Horses benefit from routine dental examinations and floating. Proper dental maintenance is essential to allow peak performance of your horse and harmony between the horse and rider. Thorough dental care can:
- prevent premature tooth loss and promote more complete utilization of feed
- reduce the incidence of impaction and gas colic
- alleviate temporomandibular joint pain
- allow timely removal of any shedding deciduous teeth/baby teeth (also known as “caps”) to decrease pain of eruptions
- prevent pain due to the use of a bit, making it easier for the horse to be trained
- to provide other benefit as well
In essence, since horses’ teeth grow constantly to accommodate the constant “grinding” that occurs as they chew, not all teeth come in and “wear” evenly. This means that sharp points can and WILL form on the outsides of the upper teeth and the insides of the lower teeth (most commonly). When those points form, they make wearing a bit or hackamore uncomfortable. Eating itself can also be painful. The lower teeth will cut into the tongue and the upper teeth can cut into the cheeks. Floating helps to eliminate sharp points in the horse’s mouth that can lead to ulcerations and decreased appetite.
To help prevent dental problems, it is recommended to get your horse’s teeth checked by your veterinarian every 6 months. However, regular checks may be needed more often for certain individuals. Very young horses may need to be seen more frequently as their teeth grow more rapidly and they are shedding “caps”. Older horses also need to be evaluated more often as well. Additionally, the horse’s teeth should be checked if it is having major performance problems, dropping feed, or showing any other signs of a dental problem.
Often horses require floating (or rasping) of teeth once every 12 months, although this, too, is variable and dependent on the individual horse. The first four or five years of a horse’s life are when the most growth-related changes occur and hence frequent checkups may prevent problems from developing. Equine teeth get harder as the horse gets older and may not have rapid changes during the prime adult years of life, but as horses become aged, particularly from the late teens on, additional changes in incisor angle and other molar growth patterns often necessitate frequent care. Once a horse is in its late 20s or early 30s, molar loss becomes a concern.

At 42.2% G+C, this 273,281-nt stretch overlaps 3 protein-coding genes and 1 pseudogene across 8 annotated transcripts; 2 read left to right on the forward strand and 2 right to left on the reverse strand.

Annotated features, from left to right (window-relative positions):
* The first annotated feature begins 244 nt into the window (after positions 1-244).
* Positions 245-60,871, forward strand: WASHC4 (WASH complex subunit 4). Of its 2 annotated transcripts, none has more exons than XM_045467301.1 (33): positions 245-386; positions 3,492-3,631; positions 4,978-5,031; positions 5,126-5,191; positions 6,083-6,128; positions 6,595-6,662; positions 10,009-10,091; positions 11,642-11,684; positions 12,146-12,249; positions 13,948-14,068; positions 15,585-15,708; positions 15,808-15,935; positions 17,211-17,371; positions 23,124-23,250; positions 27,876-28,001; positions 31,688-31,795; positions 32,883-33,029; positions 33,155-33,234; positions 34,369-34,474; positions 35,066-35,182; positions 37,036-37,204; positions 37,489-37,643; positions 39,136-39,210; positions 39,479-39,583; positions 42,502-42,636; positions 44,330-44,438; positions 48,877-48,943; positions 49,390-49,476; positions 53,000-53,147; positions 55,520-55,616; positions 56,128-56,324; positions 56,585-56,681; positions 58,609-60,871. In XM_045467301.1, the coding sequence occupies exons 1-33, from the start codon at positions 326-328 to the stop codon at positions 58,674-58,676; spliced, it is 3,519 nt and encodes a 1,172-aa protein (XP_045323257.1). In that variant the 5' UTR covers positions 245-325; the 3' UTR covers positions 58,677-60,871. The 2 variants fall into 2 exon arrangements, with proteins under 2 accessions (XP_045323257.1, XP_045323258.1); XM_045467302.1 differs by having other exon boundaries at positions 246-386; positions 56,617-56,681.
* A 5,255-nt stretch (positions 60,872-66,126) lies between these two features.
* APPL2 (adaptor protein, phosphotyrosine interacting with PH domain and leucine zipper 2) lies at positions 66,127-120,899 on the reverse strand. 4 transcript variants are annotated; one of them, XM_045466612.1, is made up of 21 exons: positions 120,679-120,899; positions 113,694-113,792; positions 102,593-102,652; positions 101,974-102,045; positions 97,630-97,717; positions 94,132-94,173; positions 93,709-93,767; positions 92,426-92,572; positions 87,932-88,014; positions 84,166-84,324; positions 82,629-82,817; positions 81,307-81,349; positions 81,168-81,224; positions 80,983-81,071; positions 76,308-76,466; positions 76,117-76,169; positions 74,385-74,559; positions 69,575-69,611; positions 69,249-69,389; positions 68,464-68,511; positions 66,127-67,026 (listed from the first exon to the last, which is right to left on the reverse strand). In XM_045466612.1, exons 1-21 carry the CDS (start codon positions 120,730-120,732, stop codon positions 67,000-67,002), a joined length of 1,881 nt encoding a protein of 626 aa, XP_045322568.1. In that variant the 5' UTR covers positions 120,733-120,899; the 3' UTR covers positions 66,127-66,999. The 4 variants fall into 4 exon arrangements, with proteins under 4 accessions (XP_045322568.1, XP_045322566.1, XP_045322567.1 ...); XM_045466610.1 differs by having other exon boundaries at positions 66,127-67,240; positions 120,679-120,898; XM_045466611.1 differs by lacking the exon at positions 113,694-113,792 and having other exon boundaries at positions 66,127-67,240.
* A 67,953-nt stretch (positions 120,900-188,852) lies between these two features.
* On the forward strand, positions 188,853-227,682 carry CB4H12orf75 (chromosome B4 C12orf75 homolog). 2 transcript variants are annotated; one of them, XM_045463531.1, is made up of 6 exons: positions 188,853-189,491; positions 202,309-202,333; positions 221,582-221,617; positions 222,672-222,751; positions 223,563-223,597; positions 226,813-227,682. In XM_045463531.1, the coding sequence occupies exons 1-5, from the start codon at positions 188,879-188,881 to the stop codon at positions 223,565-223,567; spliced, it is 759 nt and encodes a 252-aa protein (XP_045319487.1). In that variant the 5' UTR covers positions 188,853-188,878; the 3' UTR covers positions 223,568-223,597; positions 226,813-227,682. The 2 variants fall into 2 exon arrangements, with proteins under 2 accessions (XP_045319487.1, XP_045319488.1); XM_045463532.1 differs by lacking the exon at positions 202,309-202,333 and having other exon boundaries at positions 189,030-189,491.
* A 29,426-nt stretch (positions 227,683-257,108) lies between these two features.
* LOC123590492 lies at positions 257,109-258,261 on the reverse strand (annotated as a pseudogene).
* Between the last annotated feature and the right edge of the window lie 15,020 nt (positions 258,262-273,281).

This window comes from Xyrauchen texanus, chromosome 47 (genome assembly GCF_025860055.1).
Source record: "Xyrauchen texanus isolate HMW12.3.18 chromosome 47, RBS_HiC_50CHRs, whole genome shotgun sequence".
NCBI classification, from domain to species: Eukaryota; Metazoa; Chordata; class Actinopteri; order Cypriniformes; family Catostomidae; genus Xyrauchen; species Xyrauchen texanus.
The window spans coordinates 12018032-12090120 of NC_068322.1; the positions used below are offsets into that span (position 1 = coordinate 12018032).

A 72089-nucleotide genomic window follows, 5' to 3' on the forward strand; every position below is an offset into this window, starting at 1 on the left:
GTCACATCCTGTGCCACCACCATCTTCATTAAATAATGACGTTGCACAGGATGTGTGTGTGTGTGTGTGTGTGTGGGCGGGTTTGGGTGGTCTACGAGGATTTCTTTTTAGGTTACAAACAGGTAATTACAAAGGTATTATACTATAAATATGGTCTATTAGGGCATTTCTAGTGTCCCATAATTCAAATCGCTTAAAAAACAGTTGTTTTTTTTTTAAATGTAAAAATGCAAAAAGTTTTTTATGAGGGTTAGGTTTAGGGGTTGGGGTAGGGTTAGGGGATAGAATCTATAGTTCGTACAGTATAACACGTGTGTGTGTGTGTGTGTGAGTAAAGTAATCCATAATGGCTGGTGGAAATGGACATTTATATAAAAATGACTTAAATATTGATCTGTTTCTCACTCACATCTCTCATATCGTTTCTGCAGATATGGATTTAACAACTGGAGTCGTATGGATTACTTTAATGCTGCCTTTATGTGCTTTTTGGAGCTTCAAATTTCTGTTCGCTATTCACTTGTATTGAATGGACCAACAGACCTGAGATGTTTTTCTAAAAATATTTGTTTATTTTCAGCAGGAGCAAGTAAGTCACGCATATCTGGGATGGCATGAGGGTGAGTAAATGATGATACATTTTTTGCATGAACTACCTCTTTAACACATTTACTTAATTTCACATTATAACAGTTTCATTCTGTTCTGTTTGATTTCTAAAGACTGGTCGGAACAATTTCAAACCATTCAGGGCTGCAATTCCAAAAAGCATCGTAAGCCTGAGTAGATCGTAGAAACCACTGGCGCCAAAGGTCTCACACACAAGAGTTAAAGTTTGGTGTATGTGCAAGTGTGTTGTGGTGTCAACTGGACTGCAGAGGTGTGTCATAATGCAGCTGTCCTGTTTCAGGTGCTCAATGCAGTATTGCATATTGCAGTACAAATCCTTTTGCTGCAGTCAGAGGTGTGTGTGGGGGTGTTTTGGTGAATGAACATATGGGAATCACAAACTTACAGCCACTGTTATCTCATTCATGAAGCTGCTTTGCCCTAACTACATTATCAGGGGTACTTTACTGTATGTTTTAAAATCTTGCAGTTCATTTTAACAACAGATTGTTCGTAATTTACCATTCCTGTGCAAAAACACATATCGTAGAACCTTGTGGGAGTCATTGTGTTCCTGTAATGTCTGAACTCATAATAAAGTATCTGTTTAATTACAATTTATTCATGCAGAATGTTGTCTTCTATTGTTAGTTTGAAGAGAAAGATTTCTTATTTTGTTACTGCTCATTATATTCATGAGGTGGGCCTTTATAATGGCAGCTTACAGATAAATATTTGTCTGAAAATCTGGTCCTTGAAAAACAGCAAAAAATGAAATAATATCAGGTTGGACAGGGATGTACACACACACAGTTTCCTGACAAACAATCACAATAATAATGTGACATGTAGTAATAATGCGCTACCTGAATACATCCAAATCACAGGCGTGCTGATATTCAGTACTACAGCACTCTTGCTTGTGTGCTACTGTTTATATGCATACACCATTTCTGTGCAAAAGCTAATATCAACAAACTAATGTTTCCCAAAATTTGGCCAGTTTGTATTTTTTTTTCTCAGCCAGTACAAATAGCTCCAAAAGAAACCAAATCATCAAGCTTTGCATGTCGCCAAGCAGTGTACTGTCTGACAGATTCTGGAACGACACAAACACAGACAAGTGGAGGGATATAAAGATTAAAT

Floating involves filing down the surface of the teeth, usually to remove sharp points or to balance out the mouth. However, we must be careful not to take off too much of the surface, or there will not be enough roughened area on the tooth to allow it to properly tear apart food. Additionally, too much work on a tooth can cause thermal damage (which could lead to having to extract the tooth), or expose the sensitive interior of the tooth (pulp).
Many of our clients ask whether we have power floats or hand floats. In fact, we have both. Depending on the individual horse we often times will use both in the course of a float. Young horses have softer teeth and sharper points so often times with them we find that hand floats work better as they will not heat up as much and won’t take as much tooth off in a single pass. Older horses that have not been floated regularly may need to have a “wave” mouth smoothed, hooks filed, steps repaired, etc. Many of these abnormalities need a slightly more aggressive float. As I have previously noted, older horses have harder teeth and will often benefit more from a power floater. Some “low tolerance/low patience” horses can benefit from the power floating as well because it is faster than hand floating.
- Better for Young horses with soft teeth as it will take less off in a single pass
- Decrease risk of changing angles
- Decrease risk of heating tooth and causing “smooth tooth”
- Decrease risk of microfractures
- Better in horses with hard teeth to grind/float
- Better pin-point precision
- Can get to points in the back of the mouth that are too close to hand float
- Less damage to brittle older teeth than hand floating
- Less taxing on the horse and practitioner and can allow for better repair of severe dental defects/abnormalities
Please don’t hesitate to call us to discuss your equine dental concerns.
We also offer dentistry for your small furry friends as well – call us today to schedule all of your dentistry needs.